Upset over United States President Joe Biden's reluctance to telephonically contact Prime Minister Imran Khan, Pakistan's National Security Adviser Moeed Yusuf has said that Islamabad has other "options" if the American leader continues to ignore the country's leadership.
"The president of the United States hasn't spoken to the prime minister of such an important country who the US itself says is make-or-break in some cases, in some ways, in Afghanistan - we struggle to understand the signal, right?" Yusuf said in an interview with The Financial Times of London, according to the Dawn newspaper.
"We've been told every time that… (the phone call) will happen, it's technical reasons or whatever. But frankly, people don't believe it,” he said. "If a phone call is a concession, if a security relationship is a concession, Pakistan has options,” he added, refusing to elaborate.
The US State Department, however, has assured Islamabad that Washington recognises Pakistan's vital role in restoring peace in Afghanistan and wants Islamabad to play that role.
"Pakistan has much to gain and will continue to have a critical role, and be well-positioned to have a role in supporting the outcome” in Afghanistan, said US State Department spokesperson Ned Price.
"We'll continue to work and to communicate closely with our Pakistani partners on this,” he added.
But The Financial Times reported on Tuesday that Yusuf complained about President Biden's failure to contact Prime Minister Khan as Washington sought help to stop the Taliban taking over Afghanistan.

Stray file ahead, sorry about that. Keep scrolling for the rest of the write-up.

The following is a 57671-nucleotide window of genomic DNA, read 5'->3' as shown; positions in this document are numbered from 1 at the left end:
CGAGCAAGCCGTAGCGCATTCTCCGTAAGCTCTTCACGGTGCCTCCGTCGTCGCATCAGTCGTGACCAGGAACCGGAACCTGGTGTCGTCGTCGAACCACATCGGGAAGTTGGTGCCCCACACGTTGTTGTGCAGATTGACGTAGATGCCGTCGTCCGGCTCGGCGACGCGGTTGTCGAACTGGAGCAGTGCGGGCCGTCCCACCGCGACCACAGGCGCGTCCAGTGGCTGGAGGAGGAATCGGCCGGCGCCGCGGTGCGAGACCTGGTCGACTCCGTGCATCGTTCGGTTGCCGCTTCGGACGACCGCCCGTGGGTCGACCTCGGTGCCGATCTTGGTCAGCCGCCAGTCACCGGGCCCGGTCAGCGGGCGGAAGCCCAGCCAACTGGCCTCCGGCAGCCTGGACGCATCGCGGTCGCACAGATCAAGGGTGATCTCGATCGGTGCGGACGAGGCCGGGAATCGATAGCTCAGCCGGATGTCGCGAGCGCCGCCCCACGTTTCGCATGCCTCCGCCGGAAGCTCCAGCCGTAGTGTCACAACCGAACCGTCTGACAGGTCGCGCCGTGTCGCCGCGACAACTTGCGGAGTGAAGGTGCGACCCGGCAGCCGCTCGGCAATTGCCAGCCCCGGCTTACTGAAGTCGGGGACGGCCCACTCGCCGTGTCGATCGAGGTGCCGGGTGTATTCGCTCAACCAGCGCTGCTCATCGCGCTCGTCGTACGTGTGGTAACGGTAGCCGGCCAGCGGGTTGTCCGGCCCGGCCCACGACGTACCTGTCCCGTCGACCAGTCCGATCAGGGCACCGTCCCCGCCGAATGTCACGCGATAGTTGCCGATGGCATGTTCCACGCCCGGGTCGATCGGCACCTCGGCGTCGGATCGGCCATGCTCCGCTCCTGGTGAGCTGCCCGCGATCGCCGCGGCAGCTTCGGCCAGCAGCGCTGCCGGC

"The cold shoulder from Washington comes as the Taliban has captured swaths of territory across Afghanistan in a ruthless offensive emboldened by the US pullout,” the report added.
The British newspaper said that while Yusuf did not elaborate on his options, "Pakistan has cultivated deep ties with its ‘iron brother' China, which has invested billions in infrastructure projects as part of its Belt and Road Initiative."
"There are still a number of world leaders President Biden has not been able to speak with personally yet. He looks forward to speaking with Prime Minister Khan when the time is right,” a Biden administration official told the paper.
The report pointed out that the diplomatic affront was the latest setback in US-Pakistan relations after their cooperation during the war on terrorism following the 9/11 attack on the twin towers by the Al-Qaeda.
Under the Trump administration, the US severed USD 2 billion in security assistance to Pakistan after Donald Trump accused his ally of “nothing but lies & deceit”.
After Trump made a deal with the Taliban that relied on help from Pakistan, however, he invited Khan to the White House.
A person familiar with last week's discussions between Yusuf and his American counterpart Jake Sullivan said, "The conversation about Afghanistan had been tough but that securing a political settlement … could help improve the US-Pakistan relationship dramatically”.
Yusuf and Sullivan discussed the urgent need for reduction in violence and a "negotiated” political settlement in Afghanistan.
The Pakistani delegation also explained its position in meetings with senior US officials, lawmakers, think-tank experts and media representatives.